However, on 30th June 2012, the United Kingdom Border Agency reported at least 174 cases where migrants were kept at immigration removal centres for over a year. There are even reports of detainees being kept for up to six or seven years. Clearly, there is a discrepancy between policy and practice.
There are further discrepancies regarding the Home Office’s policy on the detention of vulnerable people. Rule 35 of the ‘Detention Centre Rules 2001’ was designed to prevent torture victims being locked up in all but exceptional circumstances, but the general consensus among campaigners and detainees is that it doesn’t work.
An audit of its effectiveness by the Home Office found that only 9 per cent of Rule 35 reports led to release. More damning evidence against the efficacy of Rule 35 is revealed in a report by Medical Justice, who assessed the cases of 50 torture victims (verified as such by independent doctors). Of the 50 victims, only one person was released through the Rule 35 process.
Furthermore, six people within the sample were hospitalised from going on hunger strike, and eight attempted suicide; the report concludes, “Whilst Rule 35 is presented as a safeguard, its successful implementation is trumped by wider political and economic goals, thus making it little more than a fig leaf.”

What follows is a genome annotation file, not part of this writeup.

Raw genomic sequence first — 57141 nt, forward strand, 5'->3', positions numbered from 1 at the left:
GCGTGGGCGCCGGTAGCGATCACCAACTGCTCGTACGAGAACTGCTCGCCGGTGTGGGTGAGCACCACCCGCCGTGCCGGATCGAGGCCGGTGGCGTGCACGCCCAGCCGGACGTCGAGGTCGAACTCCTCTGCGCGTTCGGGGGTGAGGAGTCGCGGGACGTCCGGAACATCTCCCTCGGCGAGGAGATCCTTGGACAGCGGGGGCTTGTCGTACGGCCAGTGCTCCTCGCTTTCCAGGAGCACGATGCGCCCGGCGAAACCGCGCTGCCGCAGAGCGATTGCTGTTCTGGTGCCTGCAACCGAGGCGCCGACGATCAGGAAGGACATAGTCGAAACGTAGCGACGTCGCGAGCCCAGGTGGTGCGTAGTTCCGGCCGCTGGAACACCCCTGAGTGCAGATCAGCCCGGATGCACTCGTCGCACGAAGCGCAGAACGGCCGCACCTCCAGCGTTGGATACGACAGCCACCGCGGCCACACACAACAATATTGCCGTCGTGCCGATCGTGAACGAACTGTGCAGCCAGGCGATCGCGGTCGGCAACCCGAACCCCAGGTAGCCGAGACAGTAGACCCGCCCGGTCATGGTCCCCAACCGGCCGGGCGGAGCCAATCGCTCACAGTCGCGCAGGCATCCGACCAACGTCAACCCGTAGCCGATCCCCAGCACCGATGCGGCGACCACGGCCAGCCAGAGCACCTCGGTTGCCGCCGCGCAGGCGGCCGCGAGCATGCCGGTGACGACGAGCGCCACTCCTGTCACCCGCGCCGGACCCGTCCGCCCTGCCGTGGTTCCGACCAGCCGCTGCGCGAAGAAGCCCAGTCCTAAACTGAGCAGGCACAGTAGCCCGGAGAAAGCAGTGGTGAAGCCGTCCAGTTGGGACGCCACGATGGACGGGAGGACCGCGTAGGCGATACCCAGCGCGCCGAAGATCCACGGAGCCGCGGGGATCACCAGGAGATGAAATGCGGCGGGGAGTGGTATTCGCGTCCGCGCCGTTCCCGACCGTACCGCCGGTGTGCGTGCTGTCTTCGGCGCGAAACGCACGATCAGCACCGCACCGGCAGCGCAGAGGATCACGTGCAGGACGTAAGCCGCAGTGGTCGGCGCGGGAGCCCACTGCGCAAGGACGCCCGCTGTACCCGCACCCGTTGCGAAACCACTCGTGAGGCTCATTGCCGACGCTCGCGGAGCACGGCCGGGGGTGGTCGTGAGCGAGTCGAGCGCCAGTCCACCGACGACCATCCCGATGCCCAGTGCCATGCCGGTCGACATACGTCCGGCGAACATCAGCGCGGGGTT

We spoke to Ameena, who was detained in Yarl’s Wood IRC for five months. She told us how, on arriving in the UK, she immediately sought asylum in London, and after giving her story to immigration officers, was detained the very same day.
“I was without a lawyer or interpreter, and my English at the time was poor,” she explained. “I had to do the whole thing alone. My case involved FGM, which I had to discuss with a man. I had never discussed it with a man before, and for me it was terrifying.”
Although the UN recognises FGM as torture (meaning that by the Home Office’s very own guidelines, Ameena should not have been detained), the process went ahead anyway. She told us, “My five months in the detention centre was the worst experience of my life. I was treated like a criminal – even though cutting girls is illegal here, and I was a victim.”
Talking about the psychological damage her detention incurred, Ameena explained how “every day I thought about the sick people, the mentally ill, the people who had been there for years, and I thought to myself: is this going to happen to me?”
One day, Ameena was told she was allowed to remain in the country. “Since I left I’ve been receiving counselling and taking medication. I think about that place every single day.”
Ameena’s case isn’t rare. Research by Women for Refugee Women has investigated the impact detention has on women in particular. Their report found that 85 per cent of detained women they spoke to had previously been raped or tortured.